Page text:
FAASSU celebrates culture through dance

Backflips on benches, 50 years of marriage and guest performances were just a few of the aspects packed into this year’s Pacific Cultural Night. 

The two-hour-long show was put on by the Filipino American Association at Sonoma State University (FAASSU). 

The seventh annual Pacific Cultural Night was held at the Green Music Center for the very first time on Friday night. The show sold out the first level of Weill Hall.

This year’s theme was “Kuwento,” which means “story” in Tagalog. The stories, told through dance, were about Lola and Lolo’s 50th Wedding Anniversary. Lola, played by Cat Madriaga, and Lolo, played by Sebastian Cardona, created a comedic environment for the audience in-between the more serious performances. Lola and Lolo constantly made wisecracks at each other throughout the show and depicted the perfect stereotype of lovable Filipino grandparents, although they weren’t inspired by anyone in particular.

“Lolo is based off of a lot of people. When I was young me and my cousins used to be loud mouths and we used to make fun of all of our uncles and aunties. Whatever they’d say to us, we would mimic it back in an even deeper accent and that’s kind of where Lolo derived from,” said Sebastian Cardona, a senior and jazz studies and piano major.

The night started out with the American and Philippine national anthems, and progressed into the first performance of the night, “Malakas at Maganda.” 

This was a dance about the first man and woman in the Philippines. The dance was choreographed by Jessica Amen and Jason Valdez and told the story of a bird that discovered the first man, Malakas, and the first woman, Maganda.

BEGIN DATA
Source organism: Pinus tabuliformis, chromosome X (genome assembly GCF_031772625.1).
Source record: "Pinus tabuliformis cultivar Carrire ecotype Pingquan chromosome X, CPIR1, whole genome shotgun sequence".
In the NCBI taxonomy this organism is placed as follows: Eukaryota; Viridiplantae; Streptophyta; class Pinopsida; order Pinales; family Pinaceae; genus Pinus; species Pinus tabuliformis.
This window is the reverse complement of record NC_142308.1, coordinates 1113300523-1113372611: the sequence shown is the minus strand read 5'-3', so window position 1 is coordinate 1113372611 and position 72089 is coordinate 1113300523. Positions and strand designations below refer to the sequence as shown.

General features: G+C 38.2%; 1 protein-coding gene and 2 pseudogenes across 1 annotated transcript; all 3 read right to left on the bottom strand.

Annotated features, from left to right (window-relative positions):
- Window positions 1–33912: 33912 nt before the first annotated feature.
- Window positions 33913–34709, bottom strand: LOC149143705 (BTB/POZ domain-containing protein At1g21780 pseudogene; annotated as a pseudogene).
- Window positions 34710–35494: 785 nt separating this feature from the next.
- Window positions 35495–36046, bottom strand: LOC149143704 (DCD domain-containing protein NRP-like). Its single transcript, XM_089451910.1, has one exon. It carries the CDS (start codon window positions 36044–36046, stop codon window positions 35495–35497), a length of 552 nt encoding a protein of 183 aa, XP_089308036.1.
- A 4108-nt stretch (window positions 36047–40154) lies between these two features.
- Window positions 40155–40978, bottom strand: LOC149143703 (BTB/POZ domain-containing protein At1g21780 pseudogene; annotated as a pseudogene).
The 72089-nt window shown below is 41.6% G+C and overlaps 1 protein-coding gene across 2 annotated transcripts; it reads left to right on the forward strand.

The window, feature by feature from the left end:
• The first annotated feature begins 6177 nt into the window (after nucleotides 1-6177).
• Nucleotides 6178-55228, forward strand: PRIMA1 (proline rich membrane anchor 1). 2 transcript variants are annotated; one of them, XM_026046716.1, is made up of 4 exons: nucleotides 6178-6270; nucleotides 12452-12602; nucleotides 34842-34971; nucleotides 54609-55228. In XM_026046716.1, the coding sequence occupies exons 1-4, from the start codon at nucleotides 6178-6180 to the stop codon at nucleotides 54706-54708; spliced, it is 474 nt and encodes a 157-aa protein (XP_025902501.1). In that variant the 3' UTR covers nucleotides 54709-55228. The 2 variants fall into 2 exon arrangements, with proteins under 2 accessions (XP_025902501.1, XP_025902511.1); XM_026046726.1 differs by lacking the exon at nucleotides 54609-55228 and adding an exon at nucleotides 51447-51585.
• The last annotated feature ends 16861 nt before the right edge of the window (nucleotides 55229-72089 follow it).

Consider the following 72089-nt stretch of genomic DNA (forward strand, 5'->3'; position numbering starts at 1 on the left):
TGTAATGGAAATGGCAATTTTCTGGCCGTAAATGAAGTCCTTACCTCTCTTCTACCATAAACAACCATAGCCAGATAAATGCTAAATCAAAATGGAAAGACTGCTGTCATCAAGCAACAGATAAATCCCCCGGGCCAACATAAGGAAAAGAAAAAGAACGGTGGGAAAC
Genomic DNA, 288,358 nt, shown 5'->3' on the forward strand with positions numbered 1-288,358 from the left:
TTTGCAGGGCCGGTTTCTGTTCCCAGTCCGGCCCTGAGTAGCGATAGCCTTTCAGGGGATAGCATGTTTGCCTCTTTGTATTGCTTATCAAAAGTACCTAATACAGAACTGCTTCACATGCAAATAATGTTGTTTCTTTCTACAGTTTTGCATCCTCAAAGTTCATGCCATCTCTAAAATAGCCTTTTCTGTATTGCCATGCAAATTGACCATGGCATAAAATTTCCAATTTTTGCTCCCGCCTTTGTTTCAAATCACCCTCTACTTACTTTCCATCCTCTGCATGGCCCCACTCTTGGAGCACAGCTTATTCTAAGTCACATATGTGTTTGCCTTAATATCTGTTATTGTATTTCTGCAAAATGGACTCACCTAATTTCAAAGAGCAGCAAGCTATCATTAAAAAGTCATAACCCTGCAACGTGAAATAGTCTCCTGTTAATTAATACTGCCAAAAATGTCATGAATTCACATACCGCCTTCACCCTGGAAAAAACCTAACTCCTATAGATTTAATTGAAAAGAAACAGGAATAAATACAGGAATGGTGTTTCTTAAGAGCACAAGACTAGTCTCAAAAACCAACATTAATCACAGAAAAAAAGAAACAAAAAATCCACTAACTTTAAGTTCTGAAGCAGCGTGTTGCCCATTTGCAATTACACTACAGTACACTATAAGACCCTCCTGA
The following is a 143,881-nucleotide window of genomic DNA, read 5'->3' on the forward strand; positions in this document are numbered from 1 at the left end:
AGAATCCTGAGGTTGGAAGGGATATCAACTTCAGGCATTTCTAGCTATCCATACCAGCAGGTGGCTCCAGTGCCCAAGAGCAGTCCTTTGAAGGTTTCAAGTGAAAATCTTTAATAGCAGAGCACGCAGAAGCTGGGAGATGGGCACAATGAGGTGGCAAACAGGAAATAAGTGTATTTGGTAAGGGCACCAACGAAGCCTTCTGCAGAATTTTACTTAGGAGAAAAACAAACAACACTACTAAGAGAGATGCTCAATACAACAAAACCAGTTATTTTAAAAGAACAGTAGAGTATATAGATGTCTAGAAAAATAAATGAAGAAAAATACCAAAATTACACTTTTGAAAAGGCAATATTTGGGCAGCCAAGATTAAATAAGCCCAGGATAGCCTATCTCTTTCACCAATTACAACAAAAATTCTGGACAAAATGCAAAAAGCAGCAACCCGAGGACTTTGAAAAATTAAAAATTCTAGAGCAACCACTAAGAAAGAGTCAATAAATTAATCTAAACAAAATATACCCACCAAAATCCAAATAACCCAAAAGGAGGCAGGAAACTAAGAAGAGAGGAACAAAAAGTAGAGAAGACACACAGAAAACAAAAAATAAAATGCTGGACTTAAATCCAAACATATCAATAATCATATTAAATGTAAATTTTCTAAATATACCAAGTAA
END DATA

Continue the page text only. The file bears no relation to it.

Another dance performed was Ilaw Anahaw which required the girls to balance candles on their hands and heads while other performances, like the Haka, intimidated the audience with a war cry. 

This year’s Pacific Cultural Night included dances from the Philippines, Hawai’i, New Zealand and Tahiti. All choreography was designed and created by students of FAASSU. 

Pacific Cultural Night also brought about the debut performance of KAPWA Modern with a hip-hop dance routine.

This year’s coordinators, Jessica Amen and Stacey Smyth, have been planning Pacific Cultural Night since the beginning of the school year. 

Practices for the show begin during the Spring semester and were held Monday through Thursday from 7 p.m. to 11 p.m. along with occasional weekend practices. Every member of FAASSU was invited to perform in any dance that had unlimited space. 

“It’s been extremely crazy to be a leader and communicate with people your own age. To step up and lead them is a whole new experience for me. Next year I will follow through being coordinator again so at least I know what I should be doing. I’ve learned a lot, it’s such an amazing experience I can’t even put it into words,” said Jessica Amen, a sophomore and technical theater major.

The show also included guest performances by the Blue Baronz Dance Club, Hip-Hop artist DJ Pauze, Ballet Folklorico de Sonoma and jazz performances by Sebastian Cardona and Joel Renteria. FAASSU holds themselves to a high standard of being inclusive to all cultures on campus which is why they invited groups like the Ballet Folklorico de Sonoma, who performed a Mexican folk-dance, to partake in the show. 

The audience was in for quite the shock as the night ended. 

The first of thefinal two dances required assisted backflips on benches and the second dance had performers maneuver through moving sticks while blindfolded. 

For students interested in being a part of Pacific Cultural Night next year, FAASSU is open to all students at Sonoma State regardless of cultural background.